On 2005-10-19T10:37:55-0700, Declan McCullagh wrote: > Previous Politech message: > http://www.politechbot.com/2005/10/17/barney-lawyer-recommends/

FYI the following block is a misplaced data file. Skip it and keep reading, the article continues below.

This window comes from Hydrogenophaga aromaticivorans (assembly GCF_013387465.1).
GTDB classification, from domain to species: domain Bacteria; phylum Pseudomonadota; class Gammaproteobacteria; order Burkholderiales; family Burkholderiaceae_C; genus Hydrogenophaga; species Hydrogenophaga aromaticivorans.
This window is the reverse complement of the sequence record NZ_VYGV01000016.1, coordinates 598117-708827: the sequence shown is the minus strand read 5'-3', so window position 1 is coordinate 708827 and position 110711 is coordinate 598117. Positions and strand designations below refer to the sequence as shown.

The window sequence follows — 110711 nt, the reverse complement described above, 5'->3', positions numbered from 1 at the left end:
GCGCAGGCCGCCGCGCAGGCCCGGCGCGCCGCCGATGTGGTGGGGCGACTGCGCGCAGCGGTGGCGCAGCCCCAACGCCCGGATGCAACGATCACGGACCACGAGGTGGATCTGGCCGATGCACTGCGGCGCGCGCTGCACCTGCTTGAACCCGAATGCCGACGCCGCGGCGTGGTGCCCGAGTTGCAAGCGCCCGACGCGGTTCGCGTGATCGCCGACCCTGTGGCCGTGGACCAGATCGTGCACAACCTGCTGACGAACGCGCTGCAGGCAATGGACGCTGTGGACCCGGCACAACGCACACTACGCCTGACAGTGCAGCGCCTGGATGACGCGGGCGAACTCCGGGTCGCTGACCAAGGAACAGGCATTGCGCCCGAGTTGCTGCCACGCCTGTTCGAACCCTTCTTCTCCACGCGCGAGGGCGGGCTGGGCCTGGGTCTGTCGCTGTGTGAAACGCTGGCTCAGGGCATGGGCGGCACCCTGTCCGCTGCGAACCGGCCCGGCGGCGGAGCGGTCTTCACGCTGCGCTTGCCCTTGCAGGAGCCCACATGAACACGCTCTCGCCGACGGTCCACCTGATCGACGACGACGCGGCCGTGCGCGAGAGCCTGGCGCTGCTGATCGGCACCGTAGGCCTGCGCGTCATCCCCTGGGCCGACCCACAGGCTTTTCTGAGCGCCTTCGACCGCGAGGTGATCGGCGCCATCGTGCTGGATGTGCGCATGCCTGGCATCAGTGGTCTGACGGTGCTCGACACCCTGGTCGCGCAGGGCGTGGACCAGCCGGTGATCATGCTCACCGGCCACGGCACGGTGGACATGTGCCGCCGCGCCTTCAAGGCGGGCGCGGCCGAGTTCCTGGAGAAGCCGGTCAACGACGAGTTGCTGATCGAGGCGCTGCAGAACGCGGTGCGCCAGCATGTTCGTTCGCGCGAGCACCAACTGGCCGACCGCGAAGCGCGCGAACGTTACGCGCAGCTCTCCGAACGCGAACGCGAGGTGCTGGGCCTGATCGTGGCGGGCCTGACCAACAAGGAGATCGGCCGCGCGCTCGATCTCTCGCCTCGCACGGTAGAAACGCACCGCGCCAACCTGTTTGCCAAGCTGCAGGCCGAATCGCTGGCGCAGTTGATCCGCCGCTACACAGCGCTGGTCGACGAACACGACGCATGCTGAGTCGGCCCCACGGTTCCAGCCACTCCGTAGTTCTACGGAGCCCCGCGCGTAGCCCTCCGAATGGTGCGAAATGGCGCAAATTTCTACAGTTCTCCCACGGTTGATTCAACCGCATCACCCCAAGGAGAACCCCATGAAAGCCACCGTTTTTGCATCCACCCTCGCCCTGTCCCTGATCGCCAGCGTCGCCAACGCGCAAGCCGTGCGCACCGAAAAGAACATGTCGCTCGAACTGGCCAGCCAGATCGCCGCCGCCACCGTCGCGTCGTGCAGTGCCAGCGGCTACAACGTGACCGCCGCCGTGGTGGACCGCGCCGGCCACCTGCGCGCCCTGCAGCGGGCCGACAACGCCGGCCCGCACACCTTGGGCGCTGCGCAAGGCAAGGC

> Responses: > http://www.politechbot.com/2005/10/19/more-on-barney/ Some of the first-round responses mentioned the iniquities involved in attacking hosted sites, but what if the site that appears to be involved in copyright infringement isn't? There is no assurance that the suspect IP address isn't forwarding illegal (outgoing) traffic from some other machine, or that it doesn't forward incoming traffic to some other machine. Suppose someone has a wireless firewall appliance set up to forward a number of common ports to an interior server. Attacking a suspect IP results in an attack on an uninvolved interior server. The copyright violation might be some unauthorized person connecting through a wireless gateway, so the owner of the interior server might not be in any way connected to the copyright violation. Suppose someone is running a web proxy. An attack on a suspect IP address results in an attack on the machine running the web proxy. An open web proxy, while it may violate an ISP contract, is not illegal, and by itself the proxy is not connected to any illegal activity (except maybe in China, etc.). Suppose someone is involved in copyright infringement, but forwards all incoming connections on certain ports [while dropping traffic to the rest...] to an IP address associated with the Chinese Embassy. Is it clear who's responsible when a copyright holder ends up attacking a Chinese computer? Even if the person who set up the port forwarding is responsible for _connections_ to the Chinese Embassy made as a result, does that make him responsible for willful attacks conducted by copyright holders? If copyright hackers get immunity as long as they attack the public IP address that appears to be distributing copyrighted material, the consequences will be much worse than those of DMCA take-down provisions. ISPs everywhere would police their own networks with a vengeance to mitigate the risk that some copyright holder would find something first, attack the ISP, and cause major damage (not to mention subsequent loss of customers). At least with the DMCA, ISPs get notified and have a chance to act before something bad happens, which generally means low levels of in-house policing.